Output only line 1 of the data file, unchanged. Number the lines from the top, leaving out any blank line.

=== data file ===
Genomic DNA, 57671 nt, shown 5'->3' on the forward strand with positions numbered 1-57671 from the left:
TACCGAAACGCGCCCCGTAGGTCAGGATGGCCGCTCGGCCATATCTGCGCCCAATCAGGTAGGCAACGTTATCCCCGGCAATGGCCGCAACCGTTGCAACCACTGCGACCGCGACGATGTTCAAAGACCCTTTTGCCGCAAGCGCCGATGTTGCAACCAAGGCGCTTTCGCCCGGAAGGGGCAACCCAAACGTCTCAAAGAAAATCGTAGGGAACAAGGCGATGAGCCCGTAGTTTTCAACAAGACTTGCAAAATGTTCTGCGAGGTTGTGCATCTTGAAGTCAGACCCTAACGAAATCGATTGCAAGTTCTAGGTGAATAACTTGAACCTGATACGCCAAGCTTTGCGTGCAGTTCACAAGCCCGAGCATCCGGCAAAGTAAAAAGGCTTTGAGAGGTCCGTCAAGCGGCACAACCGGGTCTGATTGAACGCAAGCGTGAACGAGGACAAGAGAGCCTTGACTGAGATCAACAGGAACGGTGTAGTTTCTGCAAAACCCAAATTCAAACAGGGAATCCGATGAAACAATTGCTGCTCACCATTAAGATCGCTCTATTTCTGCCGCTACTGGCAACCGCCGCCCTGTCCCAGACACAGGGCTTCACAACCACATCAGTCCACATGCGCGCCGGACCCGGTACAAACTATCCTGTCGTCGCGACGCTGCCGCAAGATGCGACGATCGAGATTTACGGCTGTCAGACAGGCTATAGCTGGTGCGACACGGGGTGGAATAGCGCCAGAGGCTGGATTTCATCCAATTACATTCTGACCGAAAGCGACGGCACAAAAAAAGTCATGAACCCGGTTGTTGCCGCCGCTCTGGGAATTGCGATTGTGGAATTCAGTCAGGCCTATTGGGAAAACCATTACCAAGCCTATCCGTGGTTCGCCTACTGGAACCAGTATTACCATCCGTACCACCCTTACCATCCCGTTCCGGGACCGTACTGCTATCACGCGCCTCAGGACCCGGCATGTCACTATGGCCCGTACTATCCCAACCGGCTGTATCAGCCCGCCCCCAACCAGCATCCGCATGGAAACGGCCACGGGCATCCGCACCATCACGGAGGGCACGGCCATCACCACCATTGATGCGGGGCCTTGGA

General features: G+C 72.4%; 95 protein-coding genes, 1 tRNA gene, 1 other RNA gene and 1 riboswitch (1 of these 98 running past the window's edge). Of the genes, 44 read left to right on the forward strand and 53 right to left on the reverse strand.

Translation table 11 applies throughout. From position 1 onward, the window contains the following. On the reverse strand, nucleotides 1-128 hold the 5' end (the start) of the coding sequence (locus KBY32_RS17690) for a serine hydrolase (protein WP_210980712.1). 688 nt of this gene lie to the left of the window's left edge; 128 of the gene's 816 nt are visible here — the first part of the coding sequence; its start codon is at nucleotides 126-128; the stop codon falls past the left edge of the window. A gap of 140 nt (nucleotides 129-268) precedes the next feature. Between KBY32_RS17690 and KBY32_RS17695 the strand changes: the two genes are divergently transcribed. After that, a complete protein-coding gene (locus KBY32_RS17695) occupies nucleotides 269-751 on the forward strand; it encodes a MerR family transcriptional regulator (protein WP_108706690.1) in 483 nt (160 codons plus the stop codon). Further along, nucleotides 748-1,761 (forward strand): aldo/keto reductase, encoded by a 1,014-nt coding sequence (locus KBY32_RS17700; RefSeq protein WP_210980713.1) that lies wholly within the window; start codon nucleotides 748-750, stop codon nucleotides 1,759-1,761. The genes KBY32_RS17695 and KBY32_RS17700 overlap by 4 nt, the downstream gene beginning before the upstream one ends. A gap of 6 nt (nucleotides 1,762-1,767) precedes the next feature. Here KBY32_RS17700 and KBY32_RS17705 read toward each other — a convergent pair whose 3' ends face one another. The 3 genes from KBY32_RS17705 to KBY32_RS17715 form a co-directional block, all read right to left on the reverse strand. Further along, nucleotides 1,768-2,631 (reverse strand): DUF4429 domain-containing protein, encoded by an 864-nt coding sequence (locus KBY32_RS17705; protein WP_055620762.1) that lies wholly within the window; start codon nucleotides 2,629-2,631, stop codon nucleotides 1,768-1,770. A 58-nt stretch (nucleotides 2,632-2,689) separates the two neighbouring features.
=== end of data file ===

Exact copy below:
Genomic DNA, 57671 nt, shown 5'->3' on the forward strand with positions numbered 1-57671 from the left: